How to Create Cheap Low-Carb Meals

Save cash on your low-carb meals with these tips

An enamel tray boasting an eggplant boat loaded with fresh roasted vegetables, salad and dips. Eggplant, carrots, avocado, red cabbage, cherry tomatoes, rocket, salad greens, coriander and topped with three types of hummus.
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Low-carb diets like Keto, Atkins and Paleo often include high-protein options like meat, fish, nuts, seeds, and dairy. However, you may find that these ingredients can also be among the most expensive items in the grocery store. This can make the low-carb lifestyle a bit pricier than one would hope. 

There are ways to make cheap low-carb meals without breaking the bank, but it takes planning and preparation. If you’re interested in trying a low-carb diet, here are quick tips to keep your grocery bill—and your carbs—low.

Avoid Packaged Foods

Pre-packaged foods may make eating a low-carb diet easy, but many cost more to purchase than making the meals yourself. 

For example, Rebel makes a low-carb ice cream that sells for about $6 a pint. However, you can make your own low-carb ice cream for about $6 a gallon. That’s eight times the amount of ice cream for the same price. Simply use a sugar-free sweetener in place of the sugar that the recipe normally calls for and you can save over $40 on 1 gallon of ice cream.

The same can be said for low-carb bagels or bread. Low-carb bagels often sell for between $9 and $18 for packages of six in stores or online, which breaks down to about $1 to $3 per bagel. However, if you make them from scratch with “fat head dough” using almond flour and cream cheese, they’ll cost more like 50 cents per bagel. 

By skipping the convenience factor and making your own low-carb meals at home, you may be able to save 50% or more on some of your favorite foods.

Seek Low-Cost Protein Sources

Although low-carb meals require you to eat a lot of protein, you don’t have to stock up on filet mignon to fulfill the diet’s requirements. There are protein sources that cost a lot less than lobster and steak, and those are the ones that you should be eating every day.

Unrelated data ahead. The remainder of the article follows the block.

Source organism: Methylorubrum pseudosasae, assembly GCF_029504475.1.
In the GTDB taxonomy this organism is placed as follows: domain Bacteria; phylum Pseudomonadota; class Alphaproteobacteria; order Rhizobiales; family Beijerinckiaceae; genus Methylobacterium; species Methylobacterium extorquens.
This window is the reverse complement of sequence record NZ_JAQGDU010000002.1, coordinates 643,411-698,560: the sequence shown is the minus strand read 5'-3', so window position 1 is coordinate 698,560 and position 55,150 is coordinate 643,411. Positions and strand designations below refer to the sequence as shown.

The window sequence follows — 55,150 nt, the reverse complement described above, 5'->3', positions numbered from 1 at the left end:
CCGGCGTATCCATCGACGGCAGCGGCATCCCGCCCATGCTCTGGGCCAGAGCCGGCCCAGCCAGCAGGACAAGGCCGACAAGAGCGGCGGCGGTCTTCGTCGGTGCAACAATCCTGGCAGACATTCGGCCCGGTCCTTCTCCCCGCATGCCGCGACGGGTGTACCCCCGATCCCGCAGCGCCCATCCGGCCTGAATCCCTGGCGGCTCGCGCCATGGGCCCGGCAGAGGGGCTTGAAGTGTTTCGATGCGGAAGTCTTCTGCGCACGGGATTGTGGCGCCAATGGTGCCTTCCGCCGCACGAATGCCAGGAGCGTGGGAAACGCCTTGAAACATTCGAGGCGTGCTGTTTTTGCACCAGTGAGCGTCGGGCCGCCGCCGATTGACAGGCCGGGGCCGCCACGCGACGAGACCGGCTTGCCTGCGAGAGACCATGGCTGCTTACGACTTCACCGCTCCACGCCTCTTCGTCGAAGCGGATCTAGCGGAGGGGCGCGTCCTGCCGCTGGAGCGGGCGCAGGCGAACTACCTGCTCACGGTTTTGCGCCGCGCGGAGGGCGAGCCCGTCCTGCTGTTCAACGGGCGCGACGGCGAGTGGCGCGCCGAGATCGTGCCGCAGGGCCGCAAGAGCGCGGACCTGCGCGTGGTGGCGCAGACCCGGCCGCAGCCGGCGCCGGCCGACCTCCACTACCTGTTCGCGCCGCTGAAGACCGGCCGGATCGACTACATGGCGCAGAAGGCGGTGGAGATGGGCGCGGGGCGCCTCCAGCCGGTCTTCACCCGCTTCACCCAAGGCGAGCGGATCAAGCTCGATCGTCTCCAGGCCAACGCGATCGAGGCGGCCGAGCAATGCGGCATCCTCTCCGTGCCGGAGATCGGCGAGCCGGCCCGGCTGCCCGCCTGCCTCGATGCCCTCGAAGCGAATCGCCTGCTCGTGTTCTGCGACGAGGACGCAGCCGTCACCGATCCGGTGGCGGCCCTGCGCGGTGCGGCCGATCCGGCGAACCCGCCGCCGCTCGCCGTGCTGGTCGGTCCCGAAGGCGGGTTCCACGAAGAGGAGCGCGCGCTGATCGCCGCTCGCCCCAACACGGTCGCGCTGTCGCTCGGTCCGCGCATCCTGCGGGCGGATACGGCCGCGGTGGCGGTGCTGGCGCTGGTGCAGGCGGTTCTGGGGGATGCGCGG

For example, canned seafood, ground beef, eggs, deli meats and tofu are great options when making cheap low-carb meals. Eggs can be eaten in a variety of ways on their own, and you can incorporate them into other recipes, too. One package of 12 large eggs often sells for between $2 and $4, and one package of bacon (11 to 12 slices) often sells for between $3 and $5 in stores and online. A meal of one scrambled egg and three strips of bacon has about 18 grams of protein and ends up costing between $1 and $1.50. One 10-ounce strip steak costs between $11 and $12 in stores and online, which breaks down to about $4 for one 3.5-ounce serving with about 23 grams of protein.

Say Goodbye to Pricey Beverages

A low-carb diet could cause you to experience dry mouth and bad breath. This is the result of ketosis, which can happen when you don’t have enough sugar in your diet. You might also feel thirstier when this happens. Rather than quenching that thirst with a coffee-shop beverage or diet soda, try filling a reusable water bottle and sipping from that throughout the day. Water is completely free and often the best hydration source.

If you can’t live without your soda fix, reach for a generic flavored seltzer without sugar. This typically contains 0 carbs and costs less than a dollar a bottle.

Buy in Bulk When Possible

If you’re including ingredients like peanut butter, almond flour, butter, tuna, walnuts, almonds, pecans or macadamia nuts in your low-carb diet, your best bet may be to buy them in bulk. As a general rule, the smaller the package size, the higher the unit price. But you can cut down your food bill by buying in bulk. For instance, almonds could cost over 50 cents less per ounce when bought in bulk: 

  • 1.5-ounce bag: $1.30, or 87 cents per ounce
  • 40-ounce bag: $12.98, or 32 cents per ounce

The savings here comes to about 63% per ounce, which could really add up. Of course, you should only buy in bulk if you’ll actually use all of the product in the larger size. If that’s your plan, then it’s almost always more cost effective to purchase your ingredients this way.

Bottom Line

Smart shopping strategies can help you try the Keto, Atkins, Paleo, or another low-carb diet on a budget. With a little planning and preparation, you can enjoy the cheap low-carb meals you crave while also saving money.

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